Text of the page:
Forum for Science, Industry and Business

Sponsored by:     3M 
Search our Site:

 

MIT researcher finds neuron growth in adult brain

27.12.2005


Despite the prevailing belief that adult brain cells don’t grow, a researcher at MIT’s Picower Institute for Learning and Memory reports in the Dec. 27 issue of Public Library of Science (PLoS) Biology that structural remodeling of neurons does in fact occur in mature brains.



This finding means that it may one day be possible to grow new cells to replace ones damaged by disease or spinal cord injury, such as the one that paralyzed the late actor Christopher Reeve.

"Knowing that neurons are able to grow in the adult brain gives us a chance to enhance the process and explore under what conditions - genetic, sensory or other - we can make that happen," said study co-author Elly Nedivi, the Fred and Carole Middleton Assistant Professor of Neurobiology.


While scientists have focused mostly on trying to regenerate the long axons damaged in spinal cord injuries, the new finding suggests targeting a different part of the cell: the dendrite. A dendrite, from the Greek word for tree, is a branched projection of a nerve cell that conducts electrical stimulation to the cell body.

"We do see relatively large-scale growth" in the dendrites, Nedivi said. "Maybe we would get some level of improvement (in spinal cord patients) by embracing dendritic growth." The growth is affected by use, meaning the more the neurons are used, the more likely they are to grow, she said.

The study’s co-authors - Nedivi; Peter T. So, an MIT professor of mechanical and biological engineering; Wei-Chung Allen Lee, an MIT brain and cognitive sciences graduate student; and Hayden Huang, a mechanical engineering research affiliate - used a method called two-photon imaging to track specific neurons over several weeks in the surface layers of the visual cortex in living mice. While many studies have focused on the pyramidal neurons that promote firing, this work looked at all types of neurons, including interneurons, which inhibit the activity of cortical neurons.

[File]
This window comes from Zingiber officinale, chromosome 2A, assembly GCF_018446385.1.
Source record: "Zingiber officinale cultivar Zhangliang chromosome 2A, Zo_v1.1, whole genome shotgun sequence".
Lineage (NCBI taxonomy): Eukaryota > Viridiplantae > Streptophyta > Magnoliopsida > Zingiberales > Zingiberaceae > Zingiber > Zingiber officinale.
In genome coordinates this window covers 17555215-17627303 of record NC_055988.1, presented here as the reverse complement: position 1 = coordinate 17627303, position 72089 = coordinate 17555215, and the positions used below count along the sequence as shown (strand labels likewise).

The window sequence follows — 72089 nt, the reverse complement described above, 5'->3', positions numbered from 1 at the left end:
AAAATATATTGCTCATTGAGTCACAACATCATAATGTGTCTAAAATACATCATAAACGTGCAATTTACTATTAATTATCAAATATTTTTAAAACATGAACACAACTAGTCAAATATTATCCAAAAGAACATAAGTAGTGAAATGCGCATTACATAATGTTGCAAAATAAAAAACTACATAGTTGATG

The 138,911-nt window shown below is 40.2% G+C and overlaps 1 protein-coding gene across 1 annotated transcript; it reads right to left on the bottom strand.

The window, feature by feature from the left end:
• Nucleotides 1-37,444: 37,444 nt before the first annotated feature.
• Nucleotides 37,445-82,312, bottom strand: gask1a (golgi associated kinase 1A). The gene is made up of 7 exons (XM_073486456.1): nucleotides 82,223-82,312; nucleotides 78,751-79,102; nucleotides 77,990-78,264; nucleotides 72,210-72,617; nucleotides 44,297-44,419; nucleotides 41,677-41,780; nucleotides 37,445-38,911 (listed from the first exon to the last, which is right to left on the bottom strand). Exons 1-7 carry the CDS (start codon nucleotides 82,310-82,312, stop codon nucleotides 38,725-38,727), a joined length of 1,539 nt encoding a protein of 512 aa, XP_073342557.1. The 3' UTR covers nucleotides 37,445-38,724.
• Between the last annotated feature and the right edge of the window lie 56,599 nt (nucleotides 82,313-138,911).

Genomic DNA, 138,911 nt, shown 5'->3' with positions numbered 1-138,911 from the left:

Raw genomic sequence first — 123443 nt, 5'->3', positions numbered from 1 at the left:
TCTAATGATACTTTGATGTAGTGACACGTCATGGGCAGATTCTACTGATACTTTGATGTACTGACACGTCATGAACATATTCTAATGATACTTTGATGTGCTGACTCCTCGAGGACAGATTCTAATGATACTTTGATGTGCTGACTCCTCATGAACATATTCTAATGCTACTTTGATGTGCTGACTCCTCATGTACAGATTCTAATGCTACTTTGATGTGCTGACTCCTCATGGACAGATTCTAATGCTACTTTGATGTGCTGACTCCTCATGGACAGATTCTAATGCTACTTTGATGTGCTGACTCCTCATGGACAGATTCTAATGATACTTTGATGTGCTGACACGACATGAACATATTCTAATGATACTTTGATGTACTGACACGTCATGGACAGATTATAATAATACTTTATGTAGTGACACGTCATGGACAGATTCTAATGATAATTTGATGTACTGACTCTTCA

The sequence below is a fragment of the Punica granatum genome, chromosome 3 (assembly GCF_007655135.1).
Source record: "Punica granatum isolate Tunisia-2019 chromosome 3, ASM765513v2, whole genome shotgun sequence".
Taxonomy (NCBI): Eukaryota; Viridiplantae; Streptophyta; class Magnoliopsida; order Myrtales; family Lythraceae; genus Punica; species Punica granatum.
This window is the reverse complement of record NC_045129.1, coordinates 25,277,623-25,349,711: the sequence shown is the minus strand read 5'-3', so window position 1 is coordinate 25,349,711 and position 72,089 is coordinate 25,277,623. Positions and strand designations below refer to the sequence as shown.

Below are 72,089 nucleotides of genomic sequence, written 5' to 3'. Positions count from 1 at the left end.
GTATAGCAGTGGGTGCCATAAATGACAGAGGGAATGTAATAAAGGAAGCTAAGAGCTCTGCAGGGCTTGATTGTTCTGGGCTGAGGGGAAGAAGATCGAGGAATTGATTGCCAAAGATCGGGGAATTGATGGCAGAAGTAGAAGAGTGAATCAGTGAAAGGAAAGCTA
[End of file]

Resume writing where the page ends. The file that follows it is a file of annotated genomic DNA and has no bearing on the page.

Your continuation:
With the help of technology similar to magnetic resonance imaging (MRI), but at a much finer, cellular resolution, the researchers were able to stitch together two-dimensional slices to create the first 3-D reconstruction of entire neurons in the adult cortex. Dendritic branch tips were measured over weeks to evaluate physical changes.

What the researchers saw amazed them.

In 3-D time-lapse images, the brain cells look like plants sprouting together. Some push out tentative tendrils that grow around or retract from contact with neighboring cells. Dendrite tips that look like the thinnest twigs grow longer. Of several dozen branch tips, sometimes only a handful changed; in all, 14 percent showed structural modifications. Sometimes no change for weeks was followed by a growth spurt. There were incremental changes, some as small as seven microns, the largest a dramatic 90 microns.

"The scale of change is much smaller than what goes on during the critical period of development, but the fact that it goes on at all is earth-shattering," Nedivi said. She believes the results will force a change in the way researchers think about how the adult brain is hard-wired.

Nedivi had previously identified 360 genes regulated by activity in the adult brain that she termed candidate plasticity genes or CPGs. Her group found that a surprisingly large number of CPGs encode proteins in charge of structural change. Why are so many of these genes "turned on" in the adult well after the early developmental period of dramatic structural change?

The neuroscience community has long thought that whatever limited plasticity existed in the adult brain did not involve any structural remodeling, mostly because no such remodeling was ever detected in excitatory cells. Yet evidence points to the fact that adult brains can be functionally plastic. In response to the CPG data, Nedivi and Lee revisited this question with the help of So and Huang.

By applying an innovative new imaging technology that allows monitoring of neuronal structural dynamics in the living brain, they found evidence for adult neuronal restructuring in the less-known, less-accessible inhibitory interneurons.

"Maybe the inhibitory network is where the capacity is for large-scale changes," Nedivi said. "What’s more, this growth is tied to use, so even as adults, the more we use our minds, the more robust they can be."